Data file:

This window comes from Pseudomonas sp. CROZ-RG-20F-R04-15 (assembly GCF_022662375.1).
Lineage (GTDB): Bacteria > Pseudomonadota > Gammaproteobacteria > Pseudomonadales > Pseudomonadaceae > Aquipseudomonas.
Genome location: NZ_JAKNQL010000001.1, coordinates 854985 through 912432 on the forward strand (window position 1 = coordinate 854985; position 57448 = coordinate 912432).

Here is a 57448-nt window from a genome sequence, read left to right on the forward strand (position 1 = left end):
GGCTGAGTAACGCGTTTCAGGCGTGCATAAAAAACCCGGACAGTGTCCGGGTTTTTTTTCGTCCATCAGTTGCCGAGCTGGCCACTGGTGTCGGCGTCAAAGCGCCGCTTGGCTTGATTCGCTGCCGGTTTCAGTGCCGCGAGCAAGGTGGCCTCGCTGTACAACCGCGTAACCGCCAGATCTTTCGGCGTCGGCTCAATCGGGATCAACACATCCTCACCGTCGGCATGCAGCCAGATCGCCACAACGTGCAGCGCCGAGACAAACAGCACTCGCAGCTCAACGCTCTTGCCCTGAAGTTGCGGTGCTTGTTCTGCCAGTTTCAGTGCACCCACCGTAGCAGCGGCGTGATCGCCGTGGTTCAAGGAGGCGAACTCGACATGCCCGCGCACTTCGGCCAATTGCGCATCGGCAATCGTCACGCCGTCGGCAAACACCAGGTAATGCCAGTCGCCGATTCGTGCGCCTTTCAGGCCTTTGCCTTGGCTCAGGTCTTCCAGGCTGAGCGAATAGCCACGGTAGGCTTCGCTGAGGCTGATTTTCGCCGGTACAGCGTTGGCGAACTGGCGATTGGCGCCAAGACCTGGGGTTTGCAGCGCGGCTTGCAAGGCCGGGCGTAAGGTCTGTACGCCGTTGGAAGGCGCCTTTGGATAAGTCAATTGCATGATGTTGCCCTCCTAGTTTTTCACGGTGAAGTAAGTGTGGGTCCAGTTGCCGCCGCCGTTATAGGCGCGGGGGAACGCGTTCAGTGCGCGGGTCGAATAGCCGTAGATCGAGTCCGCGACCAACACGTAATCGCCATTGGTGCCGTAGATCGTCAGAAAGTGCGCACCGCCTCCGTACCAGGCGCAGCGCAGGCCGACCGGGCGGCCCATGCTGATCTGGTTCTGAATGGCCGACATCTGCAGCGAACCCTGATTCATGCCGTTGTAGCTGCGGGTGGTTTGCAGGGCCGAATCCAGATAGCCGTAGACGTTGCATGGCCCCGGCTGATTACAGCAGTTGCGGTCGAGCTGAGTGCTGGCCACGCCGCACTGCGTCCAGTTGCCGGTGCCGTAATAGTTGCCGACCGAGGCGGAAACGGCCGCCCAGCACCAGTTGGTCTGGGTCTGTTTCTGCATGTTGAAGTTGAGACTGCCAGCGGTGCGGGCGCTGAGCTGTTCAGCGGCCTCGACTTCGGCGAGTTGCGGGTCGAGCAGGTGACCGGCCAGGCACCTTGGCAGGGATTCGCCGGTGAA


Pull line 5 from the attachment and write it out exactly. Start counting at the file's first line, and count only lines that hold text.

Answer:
GGCTGAGTAACGCGTTTCAGGCGTGCATAAAAAACCCGGACAGTGTCCGGGTTTTTTTTCGTCCATCAGTTGCCGAGCTGGCCACTGGTGTCGGCGTCAAAGCGCCGCTTGGCTTGATTCGCTGCCGGTTTCAGTGCCGCGAGCAAGGTGGCCTCGCTGTACAACCGCGTAACCGCCAGATCTTTCGGCGTCGGCTCAATCGGGATCAACACATCCTCACCGTCGGCATGCAGCCAGATCGCCACAACGTGCAGCGCCGAGACAAACAGCACTCGCAGCTCAACGCTCTTGCCCTGAAGTTGCGGTGCTTGTTCTGCCAGTTTCAGTGCACCCACCGTAGCAGCGGCGTGATCGCCGTGGTTCAAGGAGGCGAACTCGACATGCCCGCGCACTTCGGCCAATTGCGCATCGGCAATCGTCACGCCGTCGGCAAACACCAGGTAATGCCAGTCGCCGATTCGTGCGCCTTTCAGGCCTTTGCCTTGGCTCAGGTCTTCCAGGCTGAGCGAATAGCCACGGTAGGCTTCGCTGAGGCTGATTTTCGCCGGTACAGCGTTGGCGAACTGGCGATTGGCGCCAAGACCTGGGGTTTGCAGCGCGGCTTGCAAGGCCGGGCGTAAGGTCTGTACGCCGTTGGAAGGCGCCTTTGGATAAGTCAATTGCATGATGTTGCCCTCCTAGTTTTTCACGGTGAAGTAAGTGTGGGTCCAGTTGCCGCCGCCGTTATAGGCGCGGGGGAACGCGTTCAGTGCGCGGGTCGAATAGCCGTAGATCGAGTCCGCGACCAACACGTAATCGCCATTGGTGCCGTAGATCGTCAGAAAGTGCGCACCGCCTCCGTACCAGGCGCAGCGCAGGCCGACCGGGCGGCCCATGCTGATCTGGTTCTGAATGGCCGACATCTGCAGCGAACCCTGATTCATGCCGTTGTAGCTGCGGGTGGTTTGCAGGGCCGAATCCAGATAGCCGTAGACGTTGCATGGCCCCGGCTGATTACAGCAGTTGCGGTCGAGCTGAGTGCTGGCCACGCCGCACTGCGTCCAGTTGCCGGTGCCGTAATAGTTGCCGACCGAGGCGGAAACGGCCGCCCAGCACCAGTTGGTCTGGGTCTGTTTCTGCATGTTGAAGTTGAGACTGCCAGCGGTGCGGGCGCTGAGCTGTTCAGCGGCCTCGACTTCGGCGAGTTGCGGGTCGAGCAGGTGACCGGCCAGGCACCTTGGCAGGGATTCGCCGGTGAA